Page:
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    Shelby R. Rowe, MBA, BA 

    Shelby Rowe is the program manager for the Office of Suicide Prevention at the Oklahoma Department of Mental Health and Substance Abuses Services, and the 2016 Chickasaw Nation Dynamic Woman of the Year. A public health professional, crisis intervention expert and suicide attempt survivor, Ms. Rowe has been a leader in the suicide prevention movement at the local, state and national level since 2007. 
    Ms. Rowe is a former member of the board of directors for the National Association of Crisis Organization Directors and United Suicide Survivors International. She currently serves on the American Indian/Alaska Native Task Force for the National Action Alliance for Suicide Prevention, the Clinical Advisory Board for Crisis Text Line and is the co-chair for the Individual & Family Lived Experience Committee for the National Suicide Prevention Lifeline. She is a co-founder for the Indigenous Peoples’ Committee for the American Association of Suicidology, and in 2020, she was added as a faculty member for the Zero Suicide Institute.
    Ms. Rowe's story of recovery can be found on the Live Through This website, and she was recently featured in People Magazine & a series of articles published by USA Today​. She is a member of Matriarch, an Oklahoma-based intertribal women’s leadership group, and plays an active role in Oklahoma City’s urban indigenous community. Ms. Rowe holds a B.A. in Sociology and Philosophy, and an M.B.A.

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    Erin Matthews, LCSW

    Erin is a contagiously optimistic therapist and seasoned coach with over 15 years of mental
    health experience. Throughout her career, she has focused on therapy, coaching and training
    with an emphasis in the public and private sector. Erin has extensive facilitation and training
    experience leading others to realize their own potential.

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    Tiffany Llewellyn, DSW, LCSW-C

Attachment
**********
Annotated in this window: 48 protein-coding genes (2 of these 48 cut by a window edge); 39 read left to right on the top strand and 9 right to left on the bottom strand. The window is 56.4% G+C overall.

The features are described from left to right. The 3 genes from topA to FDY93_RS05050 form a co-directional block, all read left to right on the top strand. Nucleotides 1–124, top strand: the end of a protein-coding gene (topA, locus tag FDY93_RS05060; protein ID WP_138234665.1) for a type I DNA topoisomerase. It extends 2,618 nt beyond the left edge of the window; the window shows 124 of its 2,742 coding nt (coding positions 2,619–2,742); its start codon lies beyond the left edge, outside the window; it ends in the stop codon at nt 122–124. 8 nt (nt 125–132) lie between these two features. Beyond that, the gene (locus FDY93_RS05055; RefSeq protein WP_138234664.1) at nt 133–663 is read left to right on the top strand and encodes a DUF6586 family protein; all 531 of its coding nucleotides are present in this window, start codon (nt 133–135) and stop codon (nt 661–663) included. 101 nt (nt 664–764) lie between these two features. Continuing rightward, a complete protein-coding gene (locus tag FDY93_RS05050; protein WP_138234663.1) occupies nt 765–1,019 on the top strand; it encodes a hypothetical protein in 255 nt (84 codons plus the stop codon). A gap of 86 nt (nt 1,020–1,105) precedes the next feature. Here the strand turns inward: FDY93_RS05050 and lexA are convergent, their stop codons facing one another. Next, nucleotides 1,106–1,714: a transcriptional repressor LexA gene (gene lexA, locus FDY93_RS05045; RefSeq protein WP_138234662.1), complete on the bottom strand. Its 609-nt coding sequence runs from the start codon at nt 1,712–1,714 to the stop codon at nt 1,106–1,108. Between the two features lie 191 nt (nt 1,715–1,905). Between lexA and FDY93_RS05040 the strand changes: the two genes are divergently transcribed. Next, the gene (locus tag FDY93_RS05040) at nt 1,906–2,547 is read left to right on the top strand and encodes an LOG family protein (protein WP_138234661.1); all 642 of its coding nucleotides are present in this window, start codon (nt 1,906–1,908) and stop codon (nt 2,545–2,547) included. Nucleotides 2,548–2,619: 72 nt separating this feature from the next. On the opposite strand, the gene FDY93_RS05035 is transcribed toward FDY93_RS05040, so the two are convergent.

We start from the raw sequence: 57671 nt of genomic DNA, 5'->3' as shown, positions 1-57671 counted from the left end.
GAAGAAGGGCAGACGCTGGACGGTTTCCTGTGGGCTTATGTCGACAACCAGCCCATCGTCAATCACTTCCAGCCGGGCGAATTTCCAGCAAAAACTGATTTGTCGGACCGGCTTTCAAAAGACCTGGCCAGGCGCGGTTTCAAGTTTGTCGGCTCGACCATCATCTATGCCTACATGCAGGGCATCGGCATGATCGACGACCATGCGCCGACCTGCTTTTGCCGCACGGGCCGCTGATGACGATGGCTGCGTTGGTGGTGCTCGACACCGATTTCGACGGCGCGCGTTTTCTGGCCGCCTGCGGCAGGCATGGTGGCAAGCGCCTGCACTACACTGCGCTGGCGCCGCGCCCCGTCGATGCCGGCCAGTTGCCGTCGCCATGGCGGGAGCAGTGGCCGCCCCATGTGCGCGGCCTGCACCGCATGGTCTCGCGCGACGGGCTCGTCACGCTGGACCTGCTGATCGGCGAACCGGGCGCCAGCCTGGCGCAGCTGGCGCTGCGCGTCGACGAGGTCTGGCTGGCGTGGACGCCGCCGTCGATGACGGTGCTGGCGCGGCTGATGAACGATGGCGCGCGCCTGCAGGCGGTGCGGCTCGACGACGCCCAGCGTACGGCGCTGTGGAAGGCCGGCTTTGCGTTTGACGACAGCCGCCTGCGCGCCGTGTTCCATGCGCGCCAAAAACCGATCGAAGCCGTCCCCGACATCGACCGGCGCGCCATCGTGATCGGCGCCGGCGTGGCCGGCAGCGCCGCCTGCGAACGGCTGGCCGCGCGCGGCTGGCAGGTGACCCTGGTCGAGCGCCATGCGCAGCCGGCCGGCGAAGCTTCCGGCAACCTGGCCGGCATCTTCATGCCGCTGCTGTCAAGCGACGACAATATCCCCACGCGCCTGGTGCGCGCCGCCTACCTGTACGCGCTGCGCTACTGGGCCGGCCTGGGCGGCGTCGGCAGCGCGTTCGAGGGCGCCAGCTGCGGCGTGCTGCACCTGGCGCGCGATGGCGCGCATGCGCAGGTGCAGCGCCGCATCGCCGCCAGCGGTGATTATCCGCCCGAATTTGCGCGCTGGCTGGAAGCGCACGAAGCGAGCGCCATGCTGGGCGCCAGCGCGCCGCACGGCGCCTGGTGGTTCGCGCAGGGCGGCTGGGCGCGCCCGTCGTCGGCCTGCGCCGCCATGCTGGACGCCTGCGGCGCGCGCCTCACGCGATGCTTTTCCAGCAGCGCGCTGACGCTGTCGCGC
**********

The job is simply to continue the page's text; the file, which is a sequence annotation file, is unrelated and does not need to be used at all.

Dr. Tiffany Llewellyn is a Certified Licensed Clinical Social Worker, employed at Johns Hopkins University Counseling Center where she provides clinical treatment and coordinates services for first generation-limited income students. Additionally, Dr. Llewellyn is employed at Sheppard Pratt Psychiatric Hospital where she conducts psychological assessments and evaluations. She earned a Bachelor of Science in Social Work from Medgar Evers College, Master of Science in Social Work at Hunter College, specializing in Children, Youth and Families. Dr Llewellyn continued her academic journey at the University of Southern California where she completed the Doctor of Social Work degree, with a specialization in Achieving Equal Justice and Opportunity. Her research centered on Racial Trauma and Black Mental Health. Dr. Llewellyn has extensive experience in the social services sector, working with juvenile offenders. schools, hospitals, and community based mental health agencies. She previously created the Community Neighborhood Engagement Team (CNET)at the Yale Child Study Center after being awarded the Viola Bernard Social Impact Prize to improve community relationships, train local schools’ administrators on managing behavioral challenges in the classroom, and create effective ways to increase mental health access in communities of color. Dr Llewellyn is a respected voice, visionary, innovator and speaker. She has conducted workshops on mental health, racial trauma, and social justice to administrators and staff at Yale University, Cornell University’s IVY+ Conference, John’s Hopkins University, Oakwood University, as well as within numerous faith-based organizations for clergy and leaders. She is the President and Founder of the faith based nonprofit organization, Adventists for Social Justice, a movement focused on developing faith-based churches for social justice activism in marginalized communities.​